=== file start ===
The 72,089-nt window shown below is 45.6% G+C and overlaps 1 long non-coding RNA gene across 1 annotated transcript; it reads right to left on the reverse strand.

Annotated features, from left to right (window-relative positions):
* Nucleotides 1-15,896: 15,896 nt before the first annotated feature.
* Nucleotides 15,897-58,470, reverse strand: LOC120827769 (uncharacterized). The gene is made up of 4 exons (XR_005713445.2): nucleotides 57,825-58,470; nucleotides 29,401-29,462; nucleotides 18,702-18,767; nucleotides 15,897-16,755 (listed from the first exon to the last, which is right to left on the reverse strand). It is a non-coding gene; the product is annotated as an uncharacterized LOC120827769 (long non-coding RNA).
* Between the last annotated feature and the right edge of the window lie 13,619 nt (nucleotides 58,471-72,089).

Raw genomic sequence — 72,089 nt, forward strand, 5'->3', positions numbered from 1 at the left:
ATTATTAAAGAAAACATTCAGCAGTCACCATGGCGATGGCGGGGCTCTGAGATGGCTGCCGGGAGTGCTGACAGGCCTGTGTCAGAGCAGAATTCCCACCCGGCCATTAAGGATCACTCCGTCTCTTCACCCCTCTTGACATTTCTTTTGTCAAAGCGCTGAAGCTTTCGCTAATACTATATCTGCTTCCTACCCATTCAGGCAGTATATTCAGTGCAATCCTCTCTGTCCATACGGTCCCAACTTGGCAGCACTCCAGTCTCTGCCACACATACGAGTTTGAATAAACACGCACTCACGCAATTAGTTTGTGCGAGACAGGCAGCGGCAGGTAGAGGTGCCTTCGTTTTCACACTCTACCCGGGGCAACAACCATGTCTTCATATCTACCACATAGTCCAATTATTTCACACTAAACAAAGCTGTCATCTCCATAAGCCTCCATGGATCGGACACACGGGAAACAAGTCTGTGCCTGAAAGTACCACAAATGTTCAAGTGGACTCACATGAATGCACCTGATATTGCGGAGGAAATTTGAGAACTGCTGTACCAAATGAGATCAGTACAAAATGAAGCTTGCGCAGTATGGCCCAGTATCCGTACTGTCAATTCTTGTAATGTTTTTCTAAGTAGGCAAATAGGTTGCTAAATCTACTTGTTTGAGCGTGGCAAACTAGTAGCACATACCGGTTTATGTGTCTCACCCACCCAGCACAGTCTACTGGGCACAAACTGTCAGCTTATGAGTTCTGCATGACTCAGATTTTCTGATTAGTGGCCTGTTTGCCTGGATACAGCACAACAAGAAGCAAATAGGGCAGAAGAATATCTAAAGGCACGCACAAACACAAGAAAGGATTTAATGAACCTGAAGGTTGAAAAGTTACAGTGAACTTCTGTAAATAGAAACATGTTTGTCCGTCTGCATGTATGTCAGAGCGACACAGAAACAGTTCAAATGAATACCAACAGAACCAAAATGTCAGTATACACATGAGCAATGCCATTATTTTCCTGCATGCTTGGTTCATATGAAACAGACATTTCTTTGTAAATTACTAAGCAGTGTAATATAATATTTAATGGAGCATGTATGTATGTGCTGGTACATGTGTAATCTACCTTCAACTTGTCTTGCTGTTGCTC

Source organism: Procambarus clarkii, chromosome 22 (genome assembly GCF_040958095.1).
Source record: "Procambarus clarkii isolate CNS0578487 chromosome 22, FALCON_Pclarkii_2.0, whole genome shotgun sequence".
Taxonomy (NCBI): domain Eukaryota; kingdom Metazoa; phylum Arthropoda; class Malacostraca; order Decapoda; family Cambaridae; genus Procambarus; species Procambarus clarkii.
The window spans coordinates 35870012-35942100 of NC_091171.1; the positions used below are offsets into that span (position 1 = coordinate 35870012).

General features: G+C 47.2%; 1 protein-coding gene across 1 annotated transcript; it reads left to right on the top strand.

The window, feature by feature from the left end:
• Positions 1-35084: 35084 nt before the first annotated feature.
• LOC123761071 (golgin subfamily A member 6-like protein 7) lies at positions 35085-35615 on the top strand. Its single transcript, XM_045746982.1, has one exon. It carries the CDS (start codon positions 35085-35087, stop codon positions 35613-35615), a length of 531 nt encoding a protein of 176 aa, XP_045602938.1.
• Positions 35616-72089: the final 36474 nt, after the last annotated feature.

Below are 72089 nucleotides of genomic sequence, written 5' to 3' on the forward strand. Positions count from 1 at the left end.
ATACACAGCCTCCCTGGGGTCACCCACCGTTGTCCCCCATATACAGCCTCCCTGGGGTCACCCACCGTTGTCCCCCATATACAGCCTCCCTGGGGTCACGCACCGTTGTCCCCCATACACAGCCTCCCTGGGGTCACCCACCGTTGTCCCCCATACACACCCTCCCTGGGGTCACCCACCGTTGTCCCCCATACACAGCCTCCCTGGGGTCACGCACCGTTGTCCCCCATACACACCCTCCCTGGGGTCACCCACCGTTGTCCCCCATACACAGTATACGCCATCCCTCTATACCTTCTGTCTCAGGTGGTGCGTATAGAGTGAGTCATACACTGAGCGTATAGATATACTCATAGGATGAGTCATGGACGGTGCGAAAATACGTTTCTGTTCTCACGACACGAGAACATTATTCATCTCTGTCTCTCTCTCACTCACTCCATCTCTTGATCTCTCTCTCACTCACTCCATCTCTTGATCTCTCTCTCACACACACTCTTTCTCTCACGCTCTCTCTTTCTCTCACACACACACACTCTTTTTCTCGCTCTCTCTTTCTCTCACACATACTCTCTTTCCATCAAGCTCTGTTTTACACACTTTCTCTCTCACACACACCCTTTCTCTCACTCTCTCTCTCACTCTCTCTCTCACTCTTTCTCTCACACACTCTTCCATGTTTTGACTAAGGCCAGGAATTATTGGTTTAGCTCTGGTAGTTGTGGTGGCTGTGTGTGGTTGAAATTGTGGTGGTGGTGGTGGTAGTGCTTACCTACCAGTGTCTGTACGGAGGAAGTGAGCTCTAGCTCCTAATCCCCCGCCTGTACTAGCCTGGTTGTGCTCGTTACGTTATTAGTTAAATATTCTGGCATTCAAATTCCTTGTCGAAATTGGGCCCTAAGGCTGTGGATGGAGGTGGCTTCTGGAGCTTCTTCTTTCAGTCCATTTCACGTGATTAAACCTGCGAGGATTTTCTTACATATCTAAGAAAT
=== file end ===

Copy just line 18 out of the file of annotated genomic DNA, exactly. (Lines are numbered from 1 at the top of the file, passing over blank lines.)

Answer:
ATACACAGCCTCCCTGGGGTCACCCACCGTTGTCCCCCATATACAGCCTCCCTGGGGTCACCCACCGTTGTCCCCCATATACAGCCTCCCTGGGGTCACGCACCGTTGTCCCCCATACACAGCCTCCCTGGGGTCACCCACCGTTGTCCCCCATACACACCCTCCCTGGGGTCACCCACCGTTGTCCCCCATACACAGCCTCCCTGGGGTCACGCACCGTTGTCCCCCATACACACCCTCCCTGGGGTCACCCACCGTTGTCCCCCATACACAGTATACGCCATCCCTCTATACCTTCTGTCTCAGGTGGTGCGTATAGAGTGAGTCATACACTGAGCGTATAGATATACTCATAGGATGAGTCATGGACGGTGCGAAAATACGTTTCTGTTCTCACGACACGAGAACATTATTCATCTCTGTCTCTCTCTCACTCACTCCATCTCTTGATCTCTCTCTCACTCACTCCATCTCTTGATCTCTCTCTCACACACACTCTTTCTCTCACGCTCTCTCTTTCTCTCACACACACACACTCTTTTTCTCGCTCTCTCTTTCTCTCACACATACTCTCTTTCCATCAAGCTCTGTTTTACACACTTTCTCTCTCACACACACCCTTTCTCTCACTCTCTCTCTCACTCTCTCTCTCACTCTTTCTCTCACACACTCTTCCATGTTTTGACTAAGGCCAGGAATTATTGGTTTAGCTCTGGTAGTTGTGGTGGCTGTGTGTGGTTGAAATTGTGGTGGTGGTGGTGGTAGTGCTTACCTACCAGTGTCTGTACGGAGGAAGTGAGCTCTAGCTCCTAATCCCCCGCCTGTACTAGCCTGGTTGTGCTCGTTACGTTATTAGTTAAATATTCTGGCATTCAAATTCCTTGTCGAAATTGGGCCCTAAGGCTGTGGATGGAGGTGGCTTCTGGAGCTTCTTCTTTCAGTCCATTTCACGTGATTAAACCTGCGAGGATTTTCTTACATATCTAAGAAAT